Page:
Tree-felling along motorways sparks controversy

The Flemish Road and Traffic Agency (AWV) will start felling trees along Flemish motorways again, as from next week. Last year, the felling was met with a lot of criticism. This year, it is not different, but the agency retorts that "road safety is crucial." 

Last year, the agency had many trees chopped down along motorways trunk roads in Flanders. Motorists who found that the trees brightened up their day and their time in the traffic jam, protested, but only after the trees had been chopped, as they were confronted with a new reality.

This year, pressure groups have started a campaign before the AWV will start a new round of logging. The agency does not remove the trees: they are being cut down to the bottom, to allow them to grow again. It is a process that has been going on for time, but last year's chopping round caused quite a stir.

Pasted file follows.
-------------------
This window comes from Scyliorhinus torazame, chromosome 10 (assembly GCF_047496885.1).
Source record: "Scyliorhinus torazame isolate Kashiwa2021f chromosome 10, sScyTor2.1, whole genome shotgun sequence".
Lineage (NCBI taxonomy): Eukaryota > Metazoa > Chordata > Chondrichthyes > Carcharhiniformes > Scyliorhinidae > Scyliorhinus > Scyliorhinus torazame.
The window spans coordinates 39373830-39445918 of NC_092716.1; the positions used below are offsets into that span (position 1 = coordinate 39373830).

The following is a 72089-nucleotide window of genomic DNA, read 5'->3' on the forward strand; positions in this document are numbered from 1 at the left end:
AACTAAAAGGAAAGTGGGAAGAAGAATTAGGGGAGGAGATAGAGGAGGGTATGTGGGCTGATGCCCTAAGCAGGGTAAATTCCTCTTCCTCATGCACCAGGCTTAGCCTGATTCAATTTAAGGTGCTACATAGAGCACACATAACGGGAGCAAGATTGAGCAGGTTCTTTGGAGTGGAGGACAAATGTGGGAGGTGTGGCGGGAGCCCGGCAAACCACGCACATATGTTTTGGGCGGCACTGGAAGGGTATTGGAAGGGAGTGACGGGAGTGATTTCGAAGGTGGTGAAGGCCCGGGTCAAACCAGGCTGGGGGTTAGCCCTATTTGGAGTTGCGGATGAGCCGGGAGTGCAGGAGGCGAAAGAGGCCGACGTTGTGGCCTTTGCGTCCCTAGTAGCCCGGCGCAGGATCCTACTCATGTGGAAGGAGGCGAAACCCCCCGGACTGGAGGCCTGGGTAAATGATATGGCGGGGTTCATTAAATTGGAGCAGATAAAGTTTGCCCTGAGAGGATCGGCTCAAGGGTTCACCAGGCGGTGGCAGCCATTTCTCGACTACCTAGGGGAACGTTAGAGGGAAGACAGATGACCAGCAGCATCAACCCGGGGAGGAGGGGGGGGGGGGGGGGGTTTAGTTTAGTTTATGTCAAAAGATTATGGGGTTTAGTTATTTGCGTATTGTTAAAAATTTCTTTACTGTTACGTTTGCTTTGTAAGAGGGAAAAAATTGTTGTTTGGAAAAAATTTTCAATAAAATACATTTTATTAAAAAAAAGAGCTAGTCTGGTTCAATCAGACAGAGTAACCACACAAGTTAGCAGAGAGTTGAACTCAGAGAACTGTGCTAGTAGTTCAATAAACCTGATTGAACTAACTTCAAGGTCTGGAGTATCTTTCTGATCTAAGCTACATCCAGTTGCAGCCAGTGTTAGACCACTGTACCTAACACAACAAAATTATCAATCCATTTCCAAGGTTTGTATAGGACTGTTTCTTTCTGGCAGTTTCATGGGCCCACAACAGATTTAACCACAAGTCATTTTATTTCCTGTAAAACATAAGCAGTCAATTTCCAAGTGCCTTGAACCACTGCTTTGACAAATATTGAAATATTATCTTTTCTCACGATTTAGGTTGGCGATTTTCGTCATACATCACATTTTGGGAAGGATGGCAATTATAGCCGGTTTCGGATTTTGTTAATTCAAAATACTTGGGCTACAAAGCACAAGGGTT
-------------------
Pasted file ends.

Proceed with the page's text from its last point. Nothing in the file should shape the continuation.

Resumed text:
500 hectares of woodlands have disappeared over the past 3 years. This is too much

The Flemish greens of Groen have started a petition, arguing that more trees are being felled than is necessary. Flemish MP Bart Caron says that "over the past 3 years, about 500 hectares of woodlands have disappeared in this way." However, Veva Daniëls of the AWV retorts that "road safety is crucial. The trees are being removed because they could be uprooted and fall on the road in the case of heavy winds. At the same time, the felling will increase visibility and make sure that road signs are clearly visible at all times."

Road safety is crucial

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